There comes a time when most every old punk decides to grow up, at least to some degree. Though AJ Dávila, the heavy-drinking, all-night-partying, cigarette-huffing former member of Puerto Rican garage-rock sensation Davila 666, hasn't settled into a cubicle or swapped any of his favorite beers for cans of V8 and protein shakes, he is, as he tells it, looking forward to the future and working on his music in ways he hadn't before.

“I named it The Future for a few reasons,” says Dávila of his upcoming third LP, El Futuro, speaking by phone from Mexico City, where he's lived for over two years now. “I write about my experience. Most of our experiences are heartbroken shit or fucked-up shit, you know, so I said to myself, 'You always have to look toward the future.'”

Dávila's new outlook on life and music beyond the “heartbroken” and “fucked-up shit” didn't arrive easily.  He was touring the United States when he received a phone call from his mother. His grandfather, to whom Dávila was very close, had died. Dávila's mother urged him to not end his tour to attend the funeral.

“My mother told me, 'Don't come to the funeral,'” he recalls. “'He wouldn't want you to be here … to see him in a coffin. So don't come, just go to the tours.'”

And so he did. He played a festival in Texas where Julieta Venegas featured as the headlining act and ended his tour in Mexico City at the Festival Marvin. Afterward, Dávila decided to stay put in Mexico City rather than return home to Puerto Rico.

“I just couldn't go home to the house where my grandfather was all the time,” he explained. “He's not there, so I said, 'Fuck it, I'll stay in Mexico.'”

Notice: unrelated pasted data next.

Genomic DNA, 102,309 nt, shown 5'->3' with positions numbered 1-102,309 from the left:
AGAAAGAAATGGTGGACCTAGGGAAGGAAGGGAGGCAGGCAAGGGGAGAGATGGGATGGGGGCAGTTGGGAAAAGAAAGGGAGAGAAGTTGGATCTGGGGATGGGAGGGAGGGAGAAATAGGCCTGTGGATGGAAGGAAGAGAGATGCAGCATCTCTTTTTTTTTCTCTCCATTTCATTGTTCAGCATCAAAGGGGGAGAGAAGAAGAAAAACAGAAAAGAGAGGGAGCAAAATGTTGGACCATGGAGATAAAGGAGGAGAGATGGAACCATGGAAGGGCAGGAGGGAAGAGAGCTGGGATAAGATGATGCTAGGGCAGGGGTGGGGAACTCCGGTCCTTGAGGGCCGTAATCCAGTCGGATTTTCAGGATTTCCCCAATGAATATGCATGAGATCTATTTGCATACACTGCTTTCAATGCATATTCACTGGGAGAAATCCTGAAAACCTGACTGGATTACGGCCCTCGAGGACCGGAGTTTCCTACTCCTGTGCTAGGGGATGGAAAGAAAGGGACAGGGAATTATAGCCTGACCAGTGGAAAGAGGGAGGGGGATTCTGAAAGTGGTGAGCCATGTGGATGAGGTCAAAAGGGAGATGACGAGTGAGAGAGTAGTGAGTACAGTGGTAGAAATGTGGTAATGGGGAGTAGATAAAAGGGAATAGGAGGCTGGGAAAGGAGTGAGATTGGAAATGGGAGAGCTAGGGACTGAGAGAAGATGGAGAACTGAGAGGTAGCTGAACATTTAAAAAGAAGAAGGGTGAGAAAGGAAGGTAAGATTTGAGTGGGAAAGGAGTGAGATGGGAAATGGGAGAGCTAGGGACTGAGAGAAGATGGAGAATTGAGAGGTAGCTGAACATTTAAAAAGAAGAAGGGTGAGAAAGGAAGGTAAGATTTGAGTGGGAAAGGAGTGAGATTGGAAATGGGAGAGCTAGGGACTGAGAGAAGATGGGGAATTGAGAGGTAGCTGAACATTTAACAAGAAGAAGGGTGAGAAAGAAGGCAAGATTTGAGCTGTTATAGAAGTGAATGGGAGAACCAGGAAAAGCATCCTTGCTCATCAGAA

Although the decision to stay was made out of heartbreak, that decision has yielded the exact opposite. Dávila immediately fell in love with Mexico City, and his time there inspired the tunes on El Futuro, which reveal a new depth to a musician whose previous work regularly drew comparisons to the music of The Ramones and Iggy & The Stooges.

“For me, this is my best album,” he says excitedly. “It has everything. It's the next level of my art. I'm trying to look for that bright future. You have to always look toward the future. It's been real fun.”

Dávila had originally planned to record the album with the help of fellow Puerto Rican musician Omar Rodriguez-Lopez (Bosnian Rainbows, At the Drive-In) but those plans fell through thanks to ORL's bajillion personal projects. Dávila later met with Sergio Acosta, guitarist with Latin Grammy–winning Mexican rock group Zoé, to help him produce and record the album for Acosta's label, Discos Panoram.

Working with Acosta was an eye-opening experience for Dávila, who always had a quick, lo-fi approach to recording. He recorded all of Davila 666's albums and his two solo records in his home with the fewest number of takes possible. It was part of his music's charm, but Dávila was ready to move beyond that.

“Sergio has a vision,” says Dávila of his time working with Zoé's guitarist. “I love it because he listens to the same music that I listen to and he respects my sound, but he took it in a bigger way. He expanded that sound and the possibilities of it. When I was recording in my house, I did like two takes and that was perfect. But Sergio made me do like 20 takes!

“I always record for like two months maximum. [El Futuro] took like a year and a half. It was a different experience but a beautiful experience. It's a whole different process but that's the next step. I just didn't want to do the lo-fi thing. I had done that for 12 years so I wanted a new excitement in my life. This album covers that. I'm super proud of the album.”

AJ Dávila plays the Bootleg Theater with Crocodiles on Thursday, Feb. 16. Tickets and more info.

LA Weekly